Becky Tuttle, running to retain her current seat as Wichita’s District 2 representative, is exactly the kind of knowledgeable, dedicated and collaborative leader we need on the City Council.
For years, as a leader for the YMCA and other regional service organizations, she worked tirelessly to create a healthier, stronger community for us all. Her pattern is clear: She listens and learns, then she rolls up her sleeves and takes action to improve all that she touches.
Week in and week out, the Wichita City Council decides on issues vital to the future of the community, and I hope Becky remains at that leadership table. If she does, Wichita will be the better for it.
Mary Beth Jarvis, Wichita
Lyndy Wells is a excellent candidate. I know I voted for him in the primary. But don’t vote for him in the general election.
Write-in candidates have never won a mayoral election in Wichita. Every vote for Wells is one less vote for Brandon Whipple, which means Jeff Longwell will win.
Based on Longwell’s lack of transparency in obtaining the baseball franchise and accepting gifts from people bidding on the new water plant, as well as pushing the other council members to change the bidding process after the board had unanimously recommended another bidder, I will not vote for him. His actions, though not illegal, were to me unethical.
Whipple pledges to make council actions more transparent and to push the City Council to limit council members from accepting gifts and services over a certain amount. City Council members should be held to the same gift restrictions as city employees.
My thanks go to the staff of The Wichita Eagle for bringing these facts to the attention of the people of Wichita. There is a lot at stake in this election, so get out and vote on Election Day.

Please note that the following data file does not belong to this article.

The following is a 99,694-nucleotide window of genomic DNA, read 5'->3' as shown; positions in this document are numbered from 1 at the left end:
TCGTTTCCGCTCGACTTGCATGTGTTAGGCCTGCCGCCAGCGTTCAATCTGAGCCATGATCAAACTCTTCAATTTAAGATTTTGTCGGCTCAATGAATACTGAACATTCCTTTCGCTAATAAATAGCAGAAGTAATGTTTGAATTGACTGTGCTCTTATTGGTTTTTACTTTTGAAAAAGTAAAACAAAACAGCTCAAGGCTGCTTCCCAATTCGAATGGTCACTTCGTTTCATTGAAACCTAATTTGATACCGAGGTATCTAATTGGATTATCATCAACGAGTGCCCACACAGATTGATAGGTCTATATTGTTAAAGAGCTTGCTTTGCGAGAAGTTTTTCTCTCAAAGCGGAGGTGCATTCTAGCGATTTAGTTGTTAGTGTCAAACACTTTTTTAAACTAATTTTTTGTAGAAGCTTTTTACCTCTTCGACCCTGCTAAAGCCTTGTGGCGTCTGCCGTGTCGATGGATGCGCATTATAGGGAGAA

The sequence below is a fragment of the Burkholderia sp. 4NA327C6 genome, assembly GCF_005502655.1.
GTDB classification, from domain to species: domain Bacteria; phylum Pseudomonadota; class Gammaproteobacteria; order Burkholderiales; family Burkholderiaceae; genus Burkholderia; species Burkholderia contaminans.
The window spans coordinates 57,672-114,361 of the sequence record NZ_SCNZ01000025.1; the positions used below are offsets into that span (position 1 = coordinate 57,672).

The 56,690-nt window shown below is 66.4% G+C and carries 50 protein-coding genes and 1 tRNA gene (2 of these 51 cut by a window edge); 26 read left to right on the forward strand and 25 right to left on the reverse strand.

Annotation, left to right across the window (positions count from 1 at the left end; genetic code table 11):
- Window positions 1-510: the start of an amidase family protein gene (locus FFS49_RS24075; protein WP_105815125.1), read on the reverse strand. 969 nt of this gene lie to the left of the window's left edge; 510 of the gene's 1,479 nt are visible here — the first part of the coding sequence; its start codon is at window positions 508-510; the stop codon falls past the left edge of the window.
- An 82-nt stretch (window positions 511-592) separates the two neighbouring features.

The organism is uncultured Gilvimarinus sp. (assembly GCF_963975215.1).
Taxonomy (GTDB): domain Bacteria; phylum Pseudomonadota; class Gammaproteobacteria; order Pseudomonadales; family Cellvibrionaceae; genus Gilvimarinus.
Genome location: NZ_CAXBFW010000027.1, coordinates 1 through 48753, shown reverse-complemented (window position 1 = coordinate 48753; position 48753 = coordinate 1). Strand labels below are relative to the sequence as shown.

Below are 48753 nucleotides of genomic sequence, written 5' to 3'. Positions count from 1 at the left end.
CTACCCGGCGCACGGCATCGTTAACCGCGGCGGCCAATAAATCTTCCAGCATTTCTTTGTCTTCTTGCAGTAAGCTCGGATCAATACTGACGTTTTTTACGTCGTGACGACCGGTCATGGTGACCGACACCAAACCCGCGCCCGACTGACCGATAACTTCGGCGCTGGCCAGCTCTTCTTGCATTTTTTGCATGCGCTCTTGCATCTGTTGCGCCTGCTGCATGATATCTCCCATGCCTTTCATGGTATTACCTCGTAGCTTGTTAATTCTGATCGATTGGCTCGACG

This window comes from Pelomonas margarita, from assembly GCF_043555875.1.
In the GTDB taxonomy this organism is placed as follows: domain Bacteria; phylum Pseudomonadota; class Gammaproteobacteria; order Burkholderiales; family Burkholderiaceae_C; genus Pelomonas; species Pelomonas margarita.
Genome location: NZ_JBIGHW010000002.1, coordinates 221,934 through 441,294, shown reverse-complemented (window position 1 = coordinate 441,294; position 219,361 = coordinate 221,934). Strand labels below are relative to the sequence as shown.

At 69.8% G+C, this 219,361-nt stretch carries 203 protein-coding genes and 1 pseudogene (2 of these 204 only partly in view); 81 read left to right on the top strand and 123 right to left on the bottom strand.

Frank Maczka, Wichita
It’s disturbing that U.S. Congressman Roger Marshall, like President Trump, does not recognize House rules that provide closed-door investigations of presidential wrongdoing. Perhaps he does not realize that Republicans are already represented at the hearings. Perhaps he delights in juvenile displays and tantrums. Certainly he should have known it is illegal to invade a highly secure room with a cell phone. Kansans do not need or want elected officials that scorn the rules they have sworn to uphold. Kansans value the rule of law over loyalty to a temporary tyrant.
Ann Engert, Wichita
City code of ethics
I urge the City of Wichita to adopt a code of ethics that not only includes employees and elected City Council members, but also those who serve on the city’s commissions and boards. Appointees currently have very few guidelines and are not prohibited to accept gifts, although they often make recommendations to the council.
Many professionals follow codes of ethics. It would help residents feel more confident in elected and appointed public officials if there was an ethics code that included public disclosure, definitions, and a process for investigation and enforcement.
Lisa Frey Blume, Wichita
When we first heard about the WaterWalk project years ago, my wife and I and many friends assumed it would involve a canal off the river lined with restaurants, shops and activities connecting up with Old Town – but it never happened. Poor planning has doomed our “one-of-a-kind” fountain to an area with no shade, no seating, little to no parking and few visitors. Frankly, it’s just in the wrong place.
As I see it now, it would be a perfect fit for the development around the new baseball stadium. We and many friends feel the same way. One phrase comes to mind in all this: untapped potential. Knowing all of this gives my friends and us little faith that wise decisions will be made going forward. First, you need a forward-thinking dreamer, then the architect, then the rest. Where’s the modern-day Big Ditch Mitch when you need him?
My suggestion: Go hire San Antonio’s or Oklahoma City’s planner, or at the least get their input before doing more. Or perhaps have a meeting of the minds with all interested dreamers, architects and engineers who live here and have a vested interest in the outcome, and come up with something.
Bob Cropp, Derby